As a leader within your organization and/or manager of a team, sometimes you have to make the tough calls. Say, you may like an employee as a person, but realistically recognize they’re not a good fit for the role or the team. And, unfortunately, if you can’t move them to another more appropriate role as part of a new team, you’ll have to let them go.
Sometimes it can become harder when they haven’t done anything particularly malicious or damaging to the integrity of the organization. But here’s where adopting a leadership mindset can ultimately shift the energy of the conversation — and your role in it.
To begin with, think of this unavoidable decision as giving them — and yourself — permission. It affords them permission to find where they really belong and can thrive. And, it offers you permission to find someone else better suited for the role. That way, it’s a benefit for the organization, as well as allowing that individual to thrive. A win-win!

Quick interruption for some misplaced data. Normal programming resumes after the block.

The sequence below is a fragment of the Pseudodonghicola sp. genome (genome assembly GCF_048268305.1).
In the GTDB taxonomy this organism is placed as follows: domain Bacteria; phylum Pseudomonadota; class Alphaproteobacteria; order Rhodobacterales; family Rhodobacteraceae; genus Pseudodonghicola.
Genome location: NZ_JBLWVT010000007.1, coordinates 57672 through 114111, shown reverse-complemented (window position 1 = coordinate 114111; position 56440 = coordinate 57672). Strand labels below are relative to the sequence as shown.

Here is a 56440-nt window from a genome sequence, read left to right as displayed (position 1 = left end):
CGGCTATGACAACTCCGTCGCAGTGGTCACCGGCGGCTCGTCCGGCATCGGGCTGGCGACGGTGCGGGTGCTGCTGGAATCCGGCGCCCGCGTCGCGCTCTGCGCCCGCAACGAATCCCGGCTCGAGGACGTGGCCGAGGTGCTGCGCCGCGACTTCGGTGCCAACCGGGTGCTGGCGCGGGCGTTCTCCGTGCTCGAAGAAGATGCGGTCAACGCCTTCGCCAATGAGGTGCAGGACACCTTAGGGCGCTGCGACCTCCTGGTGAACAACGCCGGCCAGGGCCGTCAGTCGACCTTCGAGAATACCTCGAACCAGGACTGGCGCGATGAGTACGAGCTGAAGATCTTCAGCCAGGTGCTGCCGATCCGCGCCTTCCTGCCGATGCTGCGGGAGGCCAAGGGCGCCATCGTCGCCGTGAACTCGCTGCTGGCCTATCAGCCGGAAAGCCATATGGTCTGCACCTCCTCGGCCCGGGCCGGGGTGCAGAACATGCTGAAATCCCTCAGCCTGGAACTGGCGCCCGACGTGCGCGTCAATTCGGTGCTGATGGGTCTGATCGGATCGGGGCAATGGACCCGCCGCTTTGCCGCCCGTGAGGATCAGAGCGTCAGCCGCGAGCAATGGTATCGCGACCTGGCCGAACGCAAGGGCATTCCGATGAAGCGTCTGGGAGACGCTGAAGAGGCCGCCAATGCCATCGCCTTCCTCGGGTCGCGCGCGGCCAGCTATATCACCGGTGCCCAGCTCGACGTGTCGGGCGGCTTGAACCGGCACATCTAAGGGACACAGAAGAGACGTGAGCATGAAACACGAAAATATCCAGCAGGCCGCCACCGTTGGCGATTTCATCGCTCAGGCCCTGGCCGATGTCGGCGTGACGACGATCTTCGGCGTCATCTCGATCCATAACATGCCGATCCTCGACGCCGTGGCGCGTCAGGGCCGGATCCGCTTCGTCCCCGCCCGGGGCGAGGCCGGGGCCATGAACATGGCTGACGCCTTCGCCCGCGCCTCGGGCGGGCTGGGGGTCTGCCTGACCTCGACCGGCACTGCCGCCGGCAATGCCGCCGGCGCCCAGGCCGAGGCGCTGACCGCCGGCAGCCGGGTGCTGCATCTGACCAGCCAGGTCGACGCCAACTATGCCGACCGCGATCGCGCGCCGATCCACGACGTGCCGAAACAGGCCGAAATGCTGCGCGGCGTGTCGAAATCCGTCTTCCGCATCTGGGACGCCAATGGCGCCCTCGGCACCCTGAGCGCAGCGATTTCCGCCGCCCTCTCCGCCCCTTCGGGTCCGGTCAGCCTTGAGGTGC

Secondly, know that the reality in some cases is that the employee themselves may (or may not) realize they aren’t a good fit but strive — often painstakingly — to make things work. It could be for many reasons, like fear of losing a paycheck. It’s important to know these feelings are not for you to fix. But rather, for you to remind them of what their strength areas may be and to possibly suggest resources.
Lastly, it sometimes happens that the organization is hesitant to replace an individual from a position. The hesitation can stem from concern over how long it may take to transition to a new person in that role. Plus, they may worry about whether there are any critical pieces that will be left hanging or fall through the cracks. And/or they may keep the individual employed because of ONE thing they do really well; when meanwhile there are seven other key priorities on which they are unable to follow through.
Regardless, the resounding takeaway is this: It’s amazing the difference it makes when you make a decision and take action — really. Indeed, sometimes you may not see the positive impact — or even the extent of it — until you hire someone who is great at that particular job. However, when you do, you’ll wonder why you didn’t make the decision sooner!